As we all know Big Blue Nation, we thankfully only have three players leaving to the draft this year. Sure, they are our best three players, but they are easily replaceable. Tyler Herro, PJ Washington, and Keldon Johnson are all great players with tremendous upside, and will all be drafted in the first round. However, the main issue isn’t whether or not they will get drafted, but will they get drafted by a good team. After all, they all will be drafted, but do we want them going to the Lakers to get traded by LeBron at a later date, or ending up on the Suns or some other organization where they have no future or hope? Hell no, we want them to go to the best fit. So, without further adieu, let’s see what team we need to be cheering for to draft our boys in blue…
1st Off the Board: SF Keldon Johnson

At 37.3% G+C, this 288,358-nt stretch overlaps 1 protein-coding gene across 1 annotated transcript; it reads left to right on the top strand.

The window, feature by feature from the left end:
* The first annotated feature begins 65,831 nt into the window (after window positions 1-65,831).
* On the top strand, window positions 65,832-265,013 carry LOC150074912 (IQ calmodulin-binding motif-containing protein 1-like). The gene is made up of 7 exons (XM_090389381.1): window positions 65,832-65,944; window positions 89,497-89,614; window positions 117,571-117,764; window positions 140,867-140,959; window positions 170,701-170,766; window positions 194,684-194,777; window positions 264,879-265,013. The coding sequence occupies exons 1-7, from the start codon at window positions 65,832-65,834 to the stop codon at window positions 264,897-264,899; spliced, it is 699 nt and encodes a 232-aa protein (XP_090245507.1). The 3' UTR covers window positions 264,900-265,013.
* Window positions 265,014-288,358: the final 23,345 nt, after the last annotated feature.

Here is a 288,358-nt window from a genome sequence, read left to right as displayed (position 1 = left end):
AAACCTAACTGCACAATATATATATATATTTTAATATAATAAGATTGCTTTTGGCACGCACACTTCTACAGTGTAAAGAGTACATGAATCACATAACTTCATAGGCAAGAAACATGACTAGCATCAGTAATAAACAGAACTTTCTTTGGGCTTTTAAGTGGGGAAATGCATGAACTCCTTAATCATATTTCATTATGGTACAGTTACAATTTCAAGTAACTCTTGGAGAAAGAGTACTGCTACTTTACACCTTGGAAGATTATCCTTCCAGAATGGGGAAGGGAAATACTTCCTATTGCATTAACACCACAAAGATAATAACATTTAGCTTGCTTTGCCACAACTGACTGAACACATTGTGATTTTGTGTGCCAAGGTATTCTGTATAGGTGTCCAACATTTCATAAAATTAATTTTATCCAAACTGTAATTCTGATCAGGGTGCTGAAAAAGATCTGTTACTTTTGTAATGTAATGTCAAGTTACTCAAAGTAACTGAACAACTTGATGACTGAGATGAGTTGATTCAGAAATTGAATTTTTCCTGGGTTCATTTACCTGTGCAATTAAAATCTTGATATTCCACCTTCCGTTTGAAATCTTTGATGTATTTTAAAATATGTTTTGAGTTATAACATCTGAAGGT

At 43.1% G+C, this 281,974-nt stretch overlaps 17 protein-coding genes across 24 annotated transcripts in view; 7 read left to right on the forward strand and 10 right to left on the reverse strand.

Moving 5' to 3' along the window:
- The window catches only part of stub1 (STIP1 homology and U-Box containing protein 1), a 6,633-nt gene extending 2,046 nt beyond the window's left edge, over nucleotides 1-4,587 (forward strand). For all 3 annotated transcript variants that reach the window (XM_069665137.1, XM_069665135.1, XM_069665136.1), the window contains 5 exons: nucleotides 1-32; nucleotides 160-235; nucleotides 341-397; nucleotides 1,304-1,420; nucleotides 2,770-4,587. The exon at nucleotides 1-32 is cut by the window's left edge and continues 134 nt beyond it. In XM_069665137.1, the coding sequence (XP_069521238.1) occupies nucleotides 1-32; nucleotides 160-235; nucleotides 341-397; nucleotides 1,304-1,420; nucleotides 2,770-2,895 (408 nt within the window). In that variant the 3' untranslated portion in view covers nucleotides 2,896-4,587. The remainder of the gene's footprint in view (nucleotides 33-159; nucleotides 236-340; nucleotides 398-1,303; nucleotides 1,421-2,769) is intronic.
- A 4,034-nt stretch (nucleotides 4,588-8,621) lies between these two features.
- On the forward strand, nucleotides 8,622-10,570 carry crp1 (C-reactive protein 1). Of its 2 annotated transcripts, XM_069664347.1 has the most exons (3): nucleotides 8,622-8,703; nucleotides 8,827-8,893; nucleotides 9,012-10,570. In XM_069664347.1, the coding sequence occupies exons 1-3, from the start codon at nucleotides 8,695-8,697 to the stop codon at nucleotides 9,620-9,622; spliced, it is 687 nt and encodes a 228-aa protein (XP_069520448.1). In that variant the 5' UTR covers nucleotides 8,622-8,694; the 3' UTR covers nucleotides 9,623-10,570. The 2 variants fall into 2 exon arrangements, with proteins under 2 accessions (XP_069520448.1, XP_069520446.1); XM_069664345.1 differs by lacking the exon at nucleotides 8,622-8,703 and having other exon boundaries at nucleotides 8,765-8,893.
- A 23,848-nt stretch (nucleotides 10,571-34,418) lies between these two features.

Average Draft Board Range: 11th-16th
Highest Projected Pick: 10th
Lowest Projected Pick: 22nd
KJ has a rough night ahead of him. Being viewed as a top 5 wing can certainly help you in terms of a payday. However, that generally means that you are looking at being in the lottery, and that is sometimes a poor place to be. Sure, the bottom of the lottery teams are generally the ones that are most likely to jump into the 8th seed. Sure, it means that you are being drafted because the team needs you, not because you’re the best player in the class. However, it still is a place that is risky to be. After all, Minnesota, Charolette, and Miami are all drafting from 11-13, and those are all rough places to go. Minnesota sucks, Miami sucks, and Charolette suck. I have seen Keldon go to Atlanta at 10th, but I think that is a pipe dream. While I do think the Hawks need a defensive wing that can get buckets due to his athleticism, I don’t think KJ is good enough on the defensive end to warrant that high of a selection.